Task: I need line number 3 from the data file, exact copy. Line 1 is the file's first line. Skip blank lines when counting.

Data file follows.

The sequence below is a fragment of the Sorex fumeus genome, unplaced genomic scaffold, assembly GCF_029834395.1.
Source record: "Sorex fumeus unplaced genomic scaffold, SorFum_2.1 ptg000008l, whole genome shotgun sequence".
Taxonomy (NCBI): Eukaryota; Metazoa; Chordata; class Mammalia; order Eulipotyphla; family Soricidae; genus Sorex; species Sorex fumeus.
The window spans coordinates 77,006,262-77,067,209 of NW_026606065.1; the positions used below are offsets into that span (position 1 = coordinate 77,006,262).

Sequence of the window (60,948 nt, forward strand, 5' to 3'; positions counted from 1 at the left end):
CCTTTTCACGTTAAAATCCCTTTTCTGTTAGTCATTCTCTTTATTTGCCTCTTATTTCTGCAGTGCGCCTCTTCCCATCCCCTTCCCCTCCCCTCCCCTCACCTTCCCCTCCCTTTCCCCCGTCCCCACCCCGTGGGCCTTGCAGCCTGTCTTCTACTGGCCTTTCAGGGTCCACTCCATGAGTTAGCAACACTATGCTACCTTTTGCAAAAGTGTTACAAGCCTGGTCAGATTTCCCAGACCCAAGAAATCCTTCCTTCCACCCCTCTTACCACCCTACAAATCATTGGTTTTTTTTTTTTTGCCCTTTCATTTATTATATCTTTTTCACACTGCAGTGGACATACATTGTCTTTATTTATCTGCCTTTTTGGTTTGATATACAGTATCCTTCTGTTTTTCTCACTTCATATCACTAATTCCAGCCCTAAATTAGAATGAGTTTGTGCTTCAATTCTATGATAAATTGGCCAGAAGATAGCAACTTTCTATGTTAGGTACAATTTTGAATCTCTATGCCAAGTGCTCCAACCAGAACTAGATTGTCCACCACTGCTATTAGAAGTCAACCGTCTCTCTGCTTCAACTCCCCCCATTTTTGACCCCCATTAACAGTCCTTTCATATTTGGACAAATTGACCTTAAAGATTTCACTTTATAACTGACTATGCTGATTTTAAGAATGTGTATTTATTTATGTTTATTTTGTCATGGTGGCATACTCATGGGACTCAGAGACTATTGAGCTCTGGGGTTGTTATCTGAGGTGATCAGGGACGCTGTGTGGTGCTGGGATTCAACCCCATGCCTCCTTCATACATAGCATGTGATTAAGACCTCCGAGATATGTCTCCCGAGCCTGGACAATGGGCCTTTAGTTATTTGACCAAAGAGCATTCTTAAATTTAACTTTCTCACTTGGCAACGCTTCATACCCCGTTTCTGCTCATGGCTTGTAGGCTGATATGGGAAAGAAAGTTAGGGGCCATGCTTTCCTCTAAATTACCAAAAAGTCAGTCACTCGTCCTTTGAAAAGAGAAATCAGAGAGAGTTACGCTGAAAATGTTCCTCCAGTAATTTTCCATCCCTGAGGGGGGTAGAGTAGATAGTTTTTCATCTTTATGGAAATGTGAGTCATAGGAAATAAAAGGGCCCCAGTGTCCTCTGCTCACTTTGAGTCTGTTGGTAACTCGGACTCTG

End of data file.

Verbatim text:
Taxonomy (NCBI): Eukaryota; Metazoa; Chordata; class Mammalia; order Eulipotyphla; family Soricidae; genus Sorex; species Sorex fumeus.